Episodes

Please Don’t Eat the Children

TMT_Ep36_IGPhoto

Happy Tuesday and Happy National Tell a Fairytale Day!! That’s right, February 26 is all about celebrating fairytales. Naturally Kym and Kris have chosen to take what’s lovely and beautiful and seemingly happy-ever-after and turn it on it’s morbid little head. Because if you really believe all those Disney happy endings, honey sit down, because the truth is downright scary. AND mugly.

First of all, the fairytales we all know and love have been around for centuries (the oldest known tale called “The Smith and The Devil” is believed to be 7,000 years old!). Among the most well known set of stories published in the early 19th century were by librarian brothers Jacob and Wilhelm Grimm as a way to prevent the stories of their Germanic heritage being lost forever. Prior to that, most tales were passed down in oral tradition as moral teachings and guidance. Apparently, telling children not to wander into the forest for fear of being baked by a witch was a great way to keep them playing in the front yard.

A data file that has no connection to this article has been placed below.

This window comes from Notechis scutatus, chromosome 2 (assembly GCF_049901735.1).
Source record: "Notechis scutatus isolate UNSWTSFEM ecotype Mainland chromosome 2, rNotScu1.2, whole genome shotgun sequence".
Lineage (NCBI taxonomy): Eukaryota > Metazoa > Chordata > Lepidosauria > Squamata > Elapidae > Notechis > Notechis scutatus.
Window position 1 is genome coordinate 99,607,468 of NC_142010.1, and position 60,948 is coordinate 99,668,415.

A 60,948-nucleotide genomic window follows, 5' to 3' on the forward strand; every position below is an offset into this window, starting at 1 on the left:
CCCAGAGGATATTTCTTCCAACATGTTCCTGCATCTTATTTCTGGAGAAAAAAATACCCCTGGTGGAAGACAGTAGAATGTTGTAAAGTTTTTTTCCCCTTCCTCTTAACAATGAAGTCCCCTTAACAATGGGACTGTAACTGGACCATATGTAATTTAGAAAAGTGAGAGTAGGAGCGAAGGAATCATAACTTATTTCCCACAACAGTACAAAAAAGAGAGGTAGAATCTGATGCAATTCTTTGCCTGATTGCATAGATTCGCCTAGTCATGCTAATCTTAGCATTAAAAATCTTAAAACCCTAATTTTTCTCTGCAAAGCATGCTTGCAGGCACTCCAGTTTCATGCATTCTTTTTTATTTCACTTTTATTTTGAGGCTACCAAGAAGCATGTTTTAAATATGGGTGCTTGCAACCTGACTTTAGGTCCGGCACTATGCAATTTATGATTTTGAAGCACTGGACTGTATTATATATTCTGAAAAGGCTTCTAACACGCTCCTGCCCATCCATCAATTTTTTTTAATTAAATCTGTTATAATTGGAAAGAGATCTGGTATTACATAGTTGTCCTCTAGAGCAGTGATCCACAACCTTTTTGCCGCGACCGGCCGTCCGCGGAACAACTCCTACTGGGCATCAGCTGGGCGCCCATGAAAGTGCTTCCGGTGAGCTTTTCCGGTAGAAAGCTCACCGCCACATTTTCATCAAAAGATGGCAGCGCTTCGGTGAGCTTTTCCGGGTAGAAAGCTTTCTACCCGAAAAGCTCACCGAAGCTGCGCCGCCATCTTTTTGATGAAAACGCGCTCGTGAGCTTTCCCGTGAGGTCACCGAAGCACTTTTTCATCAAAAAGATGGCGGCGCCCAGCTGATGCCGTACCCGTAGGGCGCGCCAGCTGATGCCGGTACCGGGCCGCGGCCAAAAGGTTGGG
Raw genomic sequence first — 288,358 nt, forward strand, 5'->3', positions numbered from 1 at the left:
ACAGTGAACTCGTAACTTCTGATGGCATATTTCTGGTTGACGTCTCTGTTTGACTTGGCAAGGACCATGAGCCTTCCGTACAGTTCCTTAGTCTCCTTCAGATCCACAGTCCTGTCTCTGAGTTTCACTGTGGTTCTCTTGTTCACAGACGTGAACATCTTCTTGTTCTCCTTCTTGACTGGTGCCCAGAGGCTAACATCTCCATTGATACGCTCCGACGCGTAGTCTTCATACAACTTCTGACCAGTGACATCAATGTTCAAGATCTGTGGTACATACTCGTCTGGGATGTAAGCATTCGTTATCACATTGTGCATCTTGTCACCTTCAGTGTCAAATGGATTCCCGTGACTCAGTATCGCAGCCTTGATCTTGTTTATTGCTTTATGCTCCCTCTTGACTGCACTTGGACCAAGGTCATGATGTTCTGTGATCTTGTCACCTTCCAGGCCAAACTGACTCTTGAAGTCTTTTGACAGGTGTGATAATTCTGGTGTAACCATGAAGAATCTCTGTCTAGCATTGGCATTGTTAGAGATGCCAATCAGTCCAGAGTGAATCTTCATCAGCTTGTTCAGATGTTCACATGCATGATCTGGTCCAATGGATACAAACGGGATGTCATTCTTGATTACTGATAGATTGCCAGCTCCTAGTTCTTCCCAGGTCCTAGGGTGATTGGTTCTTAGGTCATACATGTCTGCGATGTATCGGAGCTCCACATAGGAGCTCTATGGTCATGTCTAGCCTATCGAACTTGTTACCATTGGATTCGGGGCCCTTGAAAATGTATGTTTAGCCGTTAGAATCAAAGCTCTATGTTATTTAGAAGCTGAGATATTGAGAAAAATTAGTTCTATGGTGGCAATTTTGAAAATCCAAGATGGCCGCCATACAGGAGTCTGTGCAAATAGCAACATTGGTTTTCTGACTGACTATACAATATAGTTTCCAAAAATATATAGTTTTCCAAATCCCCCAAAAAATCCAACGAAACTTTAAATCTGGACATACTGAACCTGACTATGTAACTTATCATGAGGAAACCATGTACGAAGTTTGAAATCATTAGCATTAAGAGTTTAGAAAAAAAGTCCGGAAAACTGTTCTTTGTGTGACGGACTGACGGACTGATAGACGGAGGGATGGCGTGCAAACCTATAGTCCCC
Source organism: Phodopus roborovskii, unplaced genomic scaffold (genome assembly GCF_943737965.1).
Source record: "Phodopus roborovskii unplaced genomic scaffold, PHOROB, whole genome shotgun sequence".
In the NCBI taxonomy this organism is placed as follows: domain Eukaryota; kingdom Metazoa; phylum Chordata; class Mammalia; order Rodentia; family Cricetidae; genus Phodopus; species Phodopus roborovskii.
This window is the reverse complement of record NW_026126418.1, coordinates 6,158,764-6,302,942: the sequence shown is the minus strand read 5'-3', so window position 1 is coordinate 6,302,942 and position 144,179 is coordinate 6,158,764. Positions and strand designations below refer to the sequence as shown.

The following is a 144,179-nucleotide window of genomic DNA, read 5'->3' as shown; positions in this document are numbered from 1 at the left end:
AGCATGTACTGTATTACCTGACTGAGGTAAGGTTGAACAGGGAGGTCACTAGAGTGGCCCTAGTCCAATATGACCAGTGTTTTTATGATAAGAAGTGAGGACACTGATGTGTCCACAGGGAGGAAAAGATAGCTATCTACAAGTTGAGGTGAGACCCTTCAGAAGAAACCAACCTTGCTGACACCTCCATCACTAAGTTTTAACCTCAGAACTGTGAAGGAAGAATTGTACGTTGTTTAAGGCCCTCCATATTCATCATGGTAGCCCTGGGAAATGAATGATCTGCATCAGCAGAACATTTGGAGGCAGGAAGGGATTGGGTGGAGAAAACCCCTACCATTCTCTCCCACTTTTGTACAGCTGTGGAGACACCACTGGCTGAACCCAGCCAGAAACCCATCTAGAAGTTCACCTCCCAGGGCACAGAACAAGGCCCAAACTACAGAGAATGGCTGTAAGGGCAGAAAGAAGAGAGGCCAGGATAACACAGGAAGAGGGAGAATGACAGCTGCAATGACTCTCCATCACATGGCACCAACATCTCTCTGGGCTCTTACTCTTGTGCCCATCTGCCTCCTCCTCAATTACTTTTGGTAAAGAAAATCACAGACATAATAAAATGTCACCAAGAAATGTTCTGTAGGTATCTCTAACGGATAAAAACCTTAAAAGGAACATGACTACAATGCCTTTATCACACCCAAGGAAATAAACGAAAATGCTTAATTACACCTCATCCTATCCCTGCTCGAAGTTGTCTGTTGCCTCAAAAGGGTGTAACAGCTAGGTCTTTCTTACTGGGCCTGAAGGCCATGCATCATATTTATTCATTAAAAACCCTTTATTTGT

But beyond just moralizing opportunities, the tales were a snapshot of the social norms of the day. The value (or lack thereof, let’s face it) of women and children, the struggles of day to day existence, famine, disease…many of the stories we fawn over today as lovely and feel-good really were quite gruesome. So much so that over time some storylines actually became omitted. (Do you know what the ugly step sisters actually did to get that damned slipper to fit?? DO YOU??)  We’ll warn you now…many include the deaths of women and children and there seemed to be just a smidge of cannibalism going on. Remember, famine.